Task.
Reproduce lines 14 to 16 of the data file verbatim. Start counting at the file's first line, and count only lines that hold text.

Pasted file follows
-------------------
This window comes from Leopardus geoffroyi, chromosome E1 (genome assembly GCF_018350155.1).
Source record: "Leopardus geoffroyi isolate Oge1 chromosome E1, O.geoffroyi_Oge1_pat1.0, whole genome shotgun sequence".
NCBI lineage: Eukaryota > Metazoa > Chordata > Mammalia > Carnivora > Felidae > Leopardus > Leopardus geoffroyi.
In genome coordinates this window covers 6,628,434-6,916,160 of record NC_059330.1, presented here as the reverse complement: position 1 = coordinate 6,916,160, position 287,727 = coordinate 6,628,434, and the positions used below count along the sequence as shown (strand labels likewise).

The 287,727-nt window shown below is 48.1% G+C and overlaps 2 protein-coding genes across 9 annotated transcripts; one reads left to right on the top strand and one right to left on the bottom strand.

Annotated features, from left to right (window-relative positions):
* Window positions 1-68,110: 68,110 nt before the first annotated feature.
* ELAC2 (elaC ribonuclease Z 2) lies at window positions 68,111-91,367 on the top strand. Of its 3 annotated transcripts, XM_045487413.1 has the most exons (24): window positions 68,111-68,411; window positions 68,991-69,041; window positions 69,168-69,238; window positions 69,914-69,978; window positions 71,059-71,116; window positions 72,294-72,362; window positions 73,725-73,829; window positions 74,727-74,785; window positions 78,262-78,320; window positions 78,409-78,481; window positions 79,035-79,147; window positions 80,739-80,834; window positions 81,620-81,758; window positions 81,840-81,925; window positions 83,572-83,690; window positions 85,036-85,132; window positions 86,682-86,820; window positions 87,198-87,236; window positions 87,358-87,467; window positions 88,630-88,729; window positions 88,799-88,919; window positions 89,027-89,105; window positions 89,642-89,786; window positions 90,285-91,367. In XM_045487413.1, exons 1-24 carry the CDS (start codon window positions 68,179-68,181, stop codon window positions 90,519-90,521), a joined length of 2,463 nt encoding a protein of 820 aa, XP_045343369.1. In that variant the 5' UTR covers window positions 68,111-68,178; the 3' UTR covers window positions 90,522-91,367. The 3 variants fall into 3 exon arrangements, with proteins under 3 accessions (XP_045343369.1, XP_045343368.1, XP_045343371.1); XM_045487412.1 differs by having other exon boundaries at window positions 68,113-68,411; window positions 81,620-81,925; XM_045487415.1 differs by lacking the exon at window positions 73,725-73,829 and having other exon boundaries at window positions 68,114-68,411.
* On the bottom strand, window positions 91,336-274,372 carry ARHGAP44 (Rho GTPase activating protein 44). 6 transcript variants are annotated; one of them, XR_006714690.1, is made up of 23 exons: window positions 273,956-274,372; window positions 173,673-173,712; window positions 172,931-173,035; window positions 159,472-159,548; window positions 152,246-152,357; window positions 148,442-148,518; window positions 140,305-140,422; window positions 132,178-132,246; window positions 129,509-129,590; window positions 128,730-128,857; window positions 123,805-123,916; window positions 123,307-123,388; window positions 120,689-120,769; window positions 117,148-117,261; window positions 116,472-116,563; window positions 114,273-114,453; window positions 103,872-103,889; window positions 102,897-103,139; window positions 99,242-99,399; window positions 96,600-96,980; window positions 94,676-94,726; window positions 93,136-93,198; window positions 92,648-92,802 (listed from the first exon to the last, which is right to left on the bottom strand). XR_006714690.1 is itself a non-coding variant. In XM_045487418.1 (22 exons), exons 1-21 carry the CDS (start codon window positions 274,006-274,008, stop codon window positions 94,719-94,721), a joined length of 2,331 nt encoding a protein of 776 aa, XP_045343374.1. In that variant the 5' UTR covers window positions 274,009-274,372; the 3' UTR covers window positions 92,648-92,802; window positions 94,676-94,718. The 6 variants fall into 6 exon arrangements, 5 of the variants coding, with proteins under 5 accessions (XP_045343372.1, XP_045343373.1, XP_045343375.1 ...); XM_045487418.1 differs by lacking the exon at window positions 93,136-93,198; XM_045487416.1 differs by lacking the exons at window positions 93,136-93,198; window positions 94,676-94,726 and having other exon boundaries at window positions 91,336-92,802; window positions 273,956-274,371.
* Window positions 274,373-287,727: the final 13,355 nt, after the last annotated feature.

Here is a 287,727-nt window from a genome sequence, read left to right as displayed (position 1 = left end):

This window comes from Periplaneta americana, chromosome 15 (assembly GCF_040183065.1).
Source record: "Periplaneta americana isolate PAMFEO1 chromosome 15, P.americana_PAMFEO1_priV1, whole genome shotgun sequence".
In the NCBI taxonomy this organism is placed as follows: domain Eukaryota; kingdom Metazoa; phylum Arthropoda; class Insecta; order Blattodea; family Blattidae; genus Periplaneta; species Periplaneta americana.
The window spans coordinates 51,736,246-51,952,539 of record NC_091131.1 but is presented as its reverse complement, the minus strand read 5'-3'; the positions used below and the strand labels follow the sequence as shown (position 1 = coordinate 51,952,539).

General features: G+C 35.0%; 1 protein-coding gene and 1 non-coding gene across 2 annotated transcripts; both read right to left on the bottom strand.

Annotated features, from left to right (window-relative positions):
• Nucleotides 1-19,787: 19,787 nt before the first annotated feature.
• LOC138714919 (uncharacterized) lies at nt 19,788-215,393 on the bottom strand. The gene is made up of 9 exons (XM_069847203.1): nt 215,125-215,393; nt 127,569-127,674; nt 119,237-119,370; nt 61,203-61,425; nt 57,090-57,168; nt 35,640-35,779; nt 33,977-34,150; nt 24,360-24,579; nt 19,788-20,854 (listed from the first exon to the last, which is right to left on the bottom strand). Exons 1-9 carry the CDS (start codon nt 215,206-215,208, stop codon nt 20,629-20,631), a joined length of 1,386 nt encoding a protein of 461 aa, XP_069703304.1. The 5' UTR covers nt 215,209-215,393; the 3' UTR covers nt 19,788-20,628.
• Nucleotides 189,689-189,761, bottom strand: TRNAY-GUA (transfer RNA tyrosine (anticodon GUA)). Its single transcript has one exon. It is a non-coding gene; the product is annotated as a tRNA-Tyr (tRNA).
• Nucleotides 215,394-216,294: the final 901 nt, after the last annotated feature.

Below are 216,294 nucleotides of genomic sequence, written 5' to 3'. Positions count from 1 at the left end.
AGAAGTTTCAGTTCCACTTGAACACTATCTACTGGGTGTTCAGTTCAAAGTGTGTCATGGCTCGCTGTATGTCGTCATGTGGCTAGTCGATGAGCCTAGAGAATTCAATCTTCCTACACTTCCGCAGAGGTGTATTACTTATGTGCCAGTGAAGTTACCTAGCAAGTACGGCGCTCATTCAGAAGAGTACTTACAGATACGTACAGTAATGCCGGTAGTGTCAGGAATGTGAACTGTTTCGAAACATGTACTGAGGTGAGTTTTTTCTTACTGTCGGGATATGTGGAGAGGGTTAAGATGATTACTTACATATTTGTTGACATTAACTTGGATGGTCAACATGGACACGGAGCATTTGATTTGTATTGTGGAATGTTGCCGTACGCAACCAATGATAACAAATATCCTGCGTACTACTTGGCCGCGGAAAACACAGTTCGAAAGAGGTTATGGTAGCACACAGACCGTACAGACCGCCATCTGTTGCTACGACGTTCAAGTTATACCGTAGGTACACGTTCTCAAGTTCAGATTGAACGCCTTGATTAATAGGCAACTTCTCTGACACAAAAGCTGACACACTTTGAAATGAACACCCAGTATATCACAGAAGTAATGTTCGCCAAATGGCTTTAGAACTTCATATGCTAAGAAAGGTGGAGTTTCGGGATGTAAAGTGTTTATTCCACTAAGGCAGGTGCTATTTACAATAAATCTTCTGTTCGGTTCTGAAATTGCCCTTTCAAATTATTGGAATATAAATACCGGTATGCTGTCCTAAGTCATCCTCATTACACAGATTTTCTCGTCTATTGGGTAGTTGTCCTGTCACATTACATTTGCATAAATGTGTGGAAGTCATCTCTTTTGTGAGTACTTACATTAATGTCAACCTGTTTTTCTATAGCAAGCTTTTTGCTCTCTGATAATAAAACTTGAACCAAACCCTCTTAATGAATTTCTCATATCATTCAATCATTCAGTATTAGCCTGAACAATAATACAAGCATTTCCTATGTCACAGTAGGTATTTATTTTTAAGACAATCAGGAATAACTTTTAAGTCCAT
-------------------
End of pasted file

In the NCBI taxonomy this organism is placed as follows: domain Eukaryota; kingdom Metazoa; phylum Arthropoda; class Insecta; order Blattodea; family Blattidae; genus Periplaneta; species Periplaneta americana.
The window spans coordinates 51,736,246-51,952,539 of record NC_091131.1 but is presented as its reverse complement, the minus strand read 5'-3'; the positions used below and the strand labels follow the sequence as shown (position 1 = coordinate 51,952,539).

General features: G+C 35.0%; 1 protein-coding gene and 1 non-coding gene across 2 annotated transcripts; both read right to left on the bottom strand.